Introduction to Elena Gomez’s Body of Work

By , and | 20 July 2018

Photo by Amelia J Dowd.


There’s a difference between occupying a seemingly unceasing parade of subject positions through a kind of colonising, thieving, dissipatory borderlessness … and inhabiting them as a form of aesthetic and political revolt. I mean, everyone knows what a fawn is. In this, we are united. But what even is a human these days? A gut-slumpingly simple and, yet, brain-turningly complex miscellany of randomly assembled particles tricked up in an array of increasingly hologrammatic and yet achingly real-feeling linguistic constructions?

Are we animals? Are we aliens? Are we feminists, Marxists, non-binary, male, female, transgender, black, white? Are we, as Brecht via Anne Boyer might have it, ‘constantly at work’? What are our sexual orientations? Do we eat meat? What would it be like to live in a world made entirely of plastic? What did our parents do to us to make us this way? Is it really all their fault? Or is pointing the finger at the people we love and need just another way we’ve come up with to turn the screws a little tighter on our bespoke off-the-rack self-torturing assemblages?

Speaking of torture, what is language, anymore, anyway? Turns out the correct usage of the word ‘myriad’ is now 500g of voyeur and a half-life of spider bite. Form of repressed two-minute noodle. Are the unlocatable truths of our dispositions more sinister now than language can call into being? Is that saucy? Because Elena Gomez’s Body of Work is poetry improv. This is never host a subordination without an exit clause. This is every funny and stupid and offensive and clever and meaningless moment you’ve encountered on the internet and / or in your life, selected, examined, dismantled and date-vaxxed with a tincture of tenderness cocktail before being reassembled as something more meaningful that we can all pay attention to. Preposition.

Not only is this Gomez’s way of saying, ‘it’s OK, you don’t need to worry about all of this, I’m going to worry about all of this, and I’m going to worry about it in a way that will hopefully cause you to think again about subalterns and diasporas and sex and genders and colonisation and capitalism and Marxism and all the post-human-isms. Because I am’. Meanwhile. As a reader, I am capital (possibly), a household object with a point of view. Gomez continues. Not, or not only … Because the situation demands it, but … Because I demand of these situations that you, as yet, have no way of thinking. That they include me. Eye, E. Words are not stones. Or, are they not? Jumpsuits would have genitals if they could remember what they are.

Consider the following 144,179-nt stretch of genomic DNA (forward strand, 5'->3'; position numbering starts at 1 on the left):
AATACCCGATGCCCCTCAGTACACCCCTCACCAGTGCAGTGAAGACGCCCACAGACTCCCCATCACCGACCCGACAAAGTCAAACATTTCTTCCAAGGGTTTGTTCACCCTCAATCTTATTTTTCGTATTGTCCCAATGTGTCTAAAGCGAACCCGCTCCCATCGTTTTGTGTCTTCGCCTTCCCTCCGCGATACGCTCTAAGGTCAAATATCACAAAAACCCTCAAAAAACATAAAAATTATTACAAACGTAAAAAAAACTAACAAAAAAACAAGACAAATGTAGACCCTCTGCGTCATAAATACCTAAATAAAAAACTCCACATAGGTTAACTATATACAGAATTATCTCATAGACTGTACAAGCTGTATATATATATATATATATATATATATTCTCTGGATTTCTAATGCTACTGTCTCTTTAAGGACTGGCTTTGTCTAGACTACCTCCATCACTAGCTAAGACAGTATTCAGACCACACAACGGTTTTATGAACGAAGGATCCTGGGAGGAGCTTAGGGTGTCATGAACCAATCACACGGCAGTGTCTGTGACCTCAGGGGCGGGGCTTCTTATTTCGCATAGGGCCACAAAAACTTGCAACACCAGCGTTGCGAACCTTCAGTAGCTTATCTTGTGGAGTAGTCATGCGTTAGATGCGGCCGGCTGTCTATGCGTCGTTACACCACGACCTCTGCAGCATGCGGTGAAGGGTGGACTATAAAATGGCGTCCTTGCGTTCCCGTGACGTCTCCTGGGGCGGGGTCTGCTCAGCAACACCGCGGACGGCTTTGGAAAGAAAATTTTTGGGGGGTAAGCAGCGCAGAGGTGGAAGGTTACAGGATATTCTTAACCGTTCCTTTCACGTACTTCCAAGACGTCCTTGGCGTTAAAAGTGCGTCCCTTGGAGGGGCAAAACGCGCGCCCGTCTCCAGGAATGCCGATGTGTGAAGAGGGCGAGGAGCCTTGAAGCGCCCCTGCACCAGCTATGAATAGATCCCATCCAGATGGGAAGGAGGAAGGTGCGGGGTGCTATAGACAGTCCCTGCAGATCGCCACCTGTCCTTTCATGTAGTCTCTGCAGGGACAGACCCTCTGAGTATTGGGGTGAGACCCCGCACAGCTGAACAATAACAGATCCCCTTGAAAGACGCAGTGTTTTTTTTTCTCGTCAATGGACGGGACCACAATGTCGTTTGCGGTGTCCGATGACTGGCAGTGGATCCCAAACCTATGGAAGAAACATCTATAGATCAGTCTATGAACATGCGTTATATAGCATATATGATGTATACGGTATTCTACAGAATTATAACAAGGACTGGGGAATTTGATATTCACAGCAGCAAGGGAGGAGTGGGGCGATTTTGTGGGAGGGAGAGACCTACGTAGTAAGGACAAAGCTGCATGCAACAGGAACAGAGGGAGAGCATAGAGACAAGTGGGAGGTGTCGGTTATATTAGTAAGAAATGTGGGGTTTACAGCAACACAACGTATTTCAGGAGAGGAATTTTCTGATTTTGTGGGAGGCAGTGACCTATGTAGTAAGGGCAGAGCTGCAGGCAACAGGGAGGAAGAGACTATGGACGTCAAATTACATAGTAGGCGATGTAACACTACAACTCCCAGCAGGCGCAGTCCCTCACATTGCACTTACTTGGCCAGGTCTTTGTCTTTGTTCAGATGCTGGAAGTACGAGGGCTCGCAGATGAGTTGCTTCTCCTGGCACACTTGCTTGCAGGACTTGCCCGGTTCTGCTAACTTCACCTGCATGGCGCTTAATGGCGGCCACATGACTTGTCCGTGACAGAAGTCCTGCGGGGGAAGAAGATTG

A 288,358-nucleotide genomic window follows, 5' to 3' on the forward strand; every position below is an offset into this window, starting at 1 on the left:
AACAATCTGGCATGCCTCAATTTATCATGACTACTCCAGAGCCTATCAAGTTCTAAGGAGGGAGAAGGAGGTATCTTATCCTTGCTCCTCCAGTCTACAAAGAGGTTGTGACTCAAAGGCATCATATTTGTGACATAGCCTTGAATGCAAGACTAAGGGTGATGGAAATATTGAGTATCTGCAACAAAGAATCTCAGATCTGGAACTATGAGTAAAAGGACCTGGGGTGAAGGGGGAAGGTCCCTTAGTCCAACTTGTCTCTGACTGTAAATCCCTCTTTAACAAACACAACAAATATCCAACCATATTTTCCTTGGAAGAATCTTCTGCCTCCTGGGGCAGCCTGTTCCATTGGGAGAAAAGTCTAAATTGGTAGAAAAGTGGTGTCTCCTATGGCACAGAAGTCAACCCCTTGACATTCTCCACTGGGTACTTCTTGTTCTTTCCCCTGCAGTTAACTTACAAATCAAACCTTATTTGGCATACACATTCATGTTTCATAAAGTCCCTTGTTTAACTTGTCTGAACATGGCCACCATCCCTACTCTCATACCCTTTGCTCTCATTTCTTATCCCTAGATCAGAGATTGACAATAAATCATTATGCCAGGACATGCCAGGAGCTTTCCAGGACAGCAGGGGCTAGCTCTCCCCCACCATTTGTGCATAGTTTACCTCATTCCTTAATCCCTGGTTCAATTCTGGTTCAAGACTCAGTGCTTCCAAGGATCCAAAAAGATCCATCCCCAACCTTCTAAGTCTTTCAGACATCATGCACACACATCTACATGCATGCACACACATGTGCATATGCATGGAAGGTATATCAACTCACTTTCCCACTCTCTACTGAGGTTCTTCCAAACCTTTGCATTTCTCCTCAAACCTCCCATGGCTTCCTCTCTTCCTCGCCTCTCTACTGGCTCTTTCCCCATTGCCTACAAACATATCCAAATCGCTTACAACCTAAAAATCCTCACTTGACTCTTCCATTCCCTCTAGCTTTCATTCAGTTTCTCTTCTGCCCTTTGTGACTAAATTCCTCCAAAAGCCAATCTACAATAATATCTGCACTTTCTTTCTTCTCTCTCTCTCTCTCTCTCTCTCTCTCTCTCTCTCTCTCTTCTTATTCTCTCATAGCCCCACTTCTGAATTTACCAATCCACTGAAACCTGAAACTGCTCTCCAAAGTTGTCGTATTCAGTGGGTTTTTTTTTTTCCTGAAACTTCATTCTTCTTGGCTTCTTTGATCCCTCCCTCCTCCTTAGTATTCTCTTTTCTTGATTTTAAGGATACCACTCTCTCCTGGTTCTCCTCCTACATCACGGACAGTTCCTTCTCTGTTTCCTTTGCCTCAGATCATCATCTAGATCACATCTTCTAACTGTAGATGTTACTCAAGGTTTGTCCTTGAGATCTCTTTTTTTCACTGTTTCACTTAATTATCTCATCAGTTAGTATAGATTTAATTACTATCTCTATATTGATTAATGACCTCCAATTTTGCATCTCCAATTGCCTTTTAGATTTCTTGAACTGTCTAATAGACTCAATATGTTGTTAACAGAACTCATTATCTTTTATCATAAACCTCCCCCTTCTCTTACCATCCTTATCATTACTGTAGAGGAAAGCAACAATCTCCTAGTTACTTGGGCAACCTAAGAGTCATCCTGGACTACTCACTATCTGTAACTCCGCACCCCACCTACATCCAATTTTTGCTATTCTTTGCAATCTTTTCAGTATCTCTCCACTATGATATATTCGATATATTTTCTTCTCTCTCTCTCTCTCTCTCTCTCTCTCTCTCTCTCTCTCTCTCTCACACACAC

Am I right? No longer possible to position oneself as Kafka-esque in response to a world in which one is neither dreaming nor sleeping, but into which one is somehow continuously being plugged. A Gomez poem walks up to a gatekeeper in a bar, ‘It’s not I don’t care but terrible / sentences for why,’ it says. The ongoing nightmare of multiconcatenous surfaces made bearable through the insubordination of what? ‘Forget the forgetting of forgetting,’ a well-known interview broadcast from a world-famous streaming service, the notorious talk show host recently remarked. ‘Do you think I’m as stupid as I look?’ To which the infamous improv specialist instantly replied: ‘How could that be possible?’

Cover design by Zoë Sadokierski

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